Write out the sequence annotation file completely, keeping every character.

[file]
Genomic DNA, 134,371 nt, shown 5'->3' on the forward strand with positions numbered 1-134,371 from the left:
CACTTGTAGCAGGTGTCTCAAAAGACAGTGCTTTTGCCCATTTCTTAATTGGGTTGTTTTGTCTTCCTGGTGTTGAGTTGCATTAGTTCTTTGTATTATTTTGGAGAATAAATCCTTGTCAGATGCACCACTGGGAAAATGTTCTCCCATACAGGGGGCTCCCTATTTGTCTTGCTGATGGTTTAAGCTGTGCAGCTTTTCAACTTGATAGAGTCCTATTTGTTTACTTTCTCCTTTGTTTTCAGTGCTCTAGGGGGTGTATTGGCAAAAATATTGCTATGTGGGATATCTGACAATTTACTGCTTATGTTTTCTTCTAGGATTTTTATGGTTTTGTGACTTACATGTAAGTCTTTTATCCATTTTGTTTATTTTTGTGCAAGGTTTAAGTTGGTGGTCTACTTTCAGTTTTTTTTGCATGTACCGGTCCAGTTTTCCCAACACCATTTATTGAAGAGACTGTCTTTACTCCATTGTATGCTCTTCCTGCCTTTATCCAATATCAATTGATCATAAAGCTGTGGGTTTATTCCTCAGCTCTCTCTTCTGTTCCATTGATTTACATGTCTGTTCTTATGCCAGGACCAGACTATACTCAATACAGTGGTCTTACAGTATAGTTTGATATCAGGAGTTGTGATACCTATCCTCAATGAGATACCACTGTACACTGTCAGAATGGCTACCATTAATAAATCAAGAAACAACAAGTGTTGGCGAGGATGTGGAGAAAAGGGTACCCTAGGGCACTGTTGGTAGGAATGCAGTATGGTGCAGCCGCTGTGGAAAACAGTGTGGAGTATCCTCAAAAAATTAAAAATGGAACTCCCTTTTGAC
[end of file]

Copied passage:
Genomic DNA, 134,371 nt, shown 5'->3' on the forward strand with positions numbered 1-134,371 from the left:
CACTTGTAGCAGGTGTCTCAAAAGACAGTGCTTTTGCCCATTTCTTAATTGGGTTGTTTTGTCTTCCTGGTGTTGAGTTGCATTAGTTCTTTGTATTATTTTGGAGAATAAATCCTTGTCAGATGCACCACTGGGAAAATGTTCTCCCATACAGGGGGCTCCCTATTTGTCTTGCTGATGGTTTAAGCTGTGCAGCTTTTCAACTTGATAGAGTCCTATTTGTTTACTTTCTCCTTTGTTTTCAGTGCTCTAGGGGGTGTATTGGCAAAAATATTGCTATGTGGGATATCTGACAATTTACTGCTTATGTTTTCTTCTAGGATTTTTATGGTTTTGTGACTTACATGTAAGTCTTTTATCCATTTTGTTTATTTTTGTGCAAGGTTTAAGTTGGTGGTCTACTTTCAGTTTTTTTTGCATGTACCGGTCCAGTTTTCCCAACACCATTTATTGAAGAGACTGTCTTTACTCCATTGTATGCTCTTCCTGCCTTTATCCAATATCAATTGATCATAAAGCTGTGGGTTTATTCCTCAGCTCTCTCTTCTGTTCCATTGATTTACATGTCTGTTCTTATGCCAGGACCAGACTATACTCAATACAGTGGTCTTACAGTATAGTTTGATATCAGGAGTTGTGATACCTATCCTCAATGAGATACCACTGTACACTGTCAGAATGGCTACCATTAATAAATCAAGAAACAACAAGTGTTGGCGAGGATGTGGAGAAAAGGGTACCCTAGGGCACTGTTGGTAGGAATGCAGTATGGTGCAGCCGCTGTGGAAAACAGTGTGGAGTATCCTCAAAAAATTAAAAATGGAACTCCCTTTTGAC